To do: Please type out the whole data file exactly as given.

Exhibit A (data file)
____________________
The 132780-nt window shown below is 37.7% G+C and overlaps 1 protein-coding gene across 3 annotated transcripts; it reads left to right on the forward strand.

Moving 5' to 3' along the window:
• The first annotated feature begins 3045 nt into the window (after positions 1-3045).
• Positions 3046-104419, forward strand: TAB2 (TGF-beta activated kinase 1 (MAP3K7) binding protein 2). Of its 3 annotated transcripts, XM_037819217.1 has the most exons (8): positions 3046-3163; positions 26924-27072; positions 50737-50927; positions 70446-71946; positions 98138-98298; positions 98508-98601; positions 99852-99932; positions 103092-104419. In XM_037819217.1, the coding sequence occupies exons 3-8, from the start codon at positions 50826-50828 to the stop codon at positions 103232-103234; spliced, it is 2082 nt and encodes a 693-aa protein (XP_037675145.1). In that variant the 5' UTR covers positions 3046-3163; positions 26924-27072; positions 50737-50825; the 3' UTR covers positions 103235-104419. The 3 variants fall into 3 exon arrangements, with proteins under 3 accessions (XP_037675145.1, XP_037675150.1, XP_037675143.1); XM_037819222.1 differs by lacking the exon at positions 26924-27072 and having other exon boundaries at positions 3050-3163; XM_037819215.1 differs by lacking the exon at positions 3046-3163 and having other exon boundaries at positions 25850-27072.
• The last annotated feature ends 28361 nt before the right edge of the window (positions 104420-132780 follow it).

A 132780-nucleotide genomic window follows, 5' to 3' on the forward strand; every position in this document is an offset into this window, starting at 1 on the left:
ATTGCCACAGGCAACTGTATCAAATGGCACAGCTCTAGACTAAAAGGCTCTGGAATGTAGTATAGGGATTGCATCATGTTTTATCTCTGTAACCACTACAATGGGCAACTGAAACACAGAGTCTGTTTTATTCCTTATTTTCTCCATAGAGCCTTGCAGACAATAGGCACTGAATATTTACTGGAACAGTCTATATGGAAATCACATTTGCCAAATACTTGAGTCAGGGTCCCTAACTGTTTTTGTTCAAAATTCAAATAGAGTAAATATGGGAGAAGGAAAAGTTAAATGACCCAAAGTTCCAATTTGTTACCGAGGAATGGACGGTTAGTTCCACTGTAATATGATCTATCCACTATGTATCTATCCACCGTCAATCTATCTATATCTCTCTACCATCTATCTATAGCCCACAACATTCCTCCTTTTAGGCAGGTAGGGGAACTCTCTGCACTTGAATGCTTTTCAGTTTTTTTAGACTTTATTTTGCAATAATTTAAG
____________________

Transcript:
The 132780-nt window shown below is 37.7% G+C and overlaps 1 protein-coding gene across 3 annotated transcripts; it reads left to right on the forward strand.

Moving 5' to 3' along the window:
• The first annotated feature begins 3045 nt into the window (after positions 1-3045).
• Positions 3046-104419, forward strand: TAB2 (TGF-beta activated kinase 1 (MAP3K7) binding protein 2). Of its 3 annotated transcripts, XM_037819217.1 has the most exons (8): positions 3046-3163; positions 26924-27072; positions 50737-50927; positions 70446-71946; positions 98138-98298; positions 98508-98601; positions 99852-99932; positions 103092-104419. In XM_037819217.1, the coding sequence occupies exons 3-8, from the start codon at positions 50826-50828 to the stop codon at positions 103232-103234; spliced, it is 2082 nt and encodes a 693-aa protein (XP_037675145.1). In that variant the 5' UTR covers positions 3046-3163; positions 26924-27072; positions 50737-50825; the 3' UTR covers positions 103235-104419. The 3 variants fall into 3 exon arrangements, with proteins under 3 accessions (XP_037675145.1, XP_037675150.1, XP_037675143.1); XM_037819222.1 differs by lacking the exon at positions 26924-27072 and having other exon boundaries at positions 3050-3163; XM_037819215.1 differs by lacking the exon at positions 3046-3163 and having other exon boundaries at positions 25850-27072.
• The last annotated feature ends 28361 nt before the right edge of the window (positions 104420-132780 follow it).

A 132780-nucleotide genomic window follows, 5' to 3' on the forward strand; every position in this document is an offset into this window, starting at 1 on the left:
ATTGCCACAGGCAACTGTATCAAATGGCACAGCTCTAGACTAAAAGGCTCTGGAATGTAGTATAGGGATTGCATCATGTTTTATCTCTGTAACCACTACAATGGGCAACTGAAACACAGAGTCTGTTTTATTCCTTATTTTCTCCATAGAGCCTTGCAGACAATAGGCACTGAATATTTACTGGAACAGTCTATATGGAAATCACATTTGCCAAATACTTGAGTCAGGGTCCCTAACTGTTTTTGTTCAAAATTCAAATAGAGTAAATATGGGAGAAGGAAAAGTTAAATGACCCAAAGTTCCAATTTGTTACCGAGGAATGGACGGTTAGTTCCACTGTAATATGATCTATCCACTATGTATCTATCCACCGTCAATCTATCTATATCTCTCTACCATCTATCTATAGCCCACAACATTCCTCCTTTTAGGCAGGTAGGGGAACTCTCTGCACTTGAATGCTTTTCAGTTTTTTTAGACTTTATTTTGCAATAATTTAAG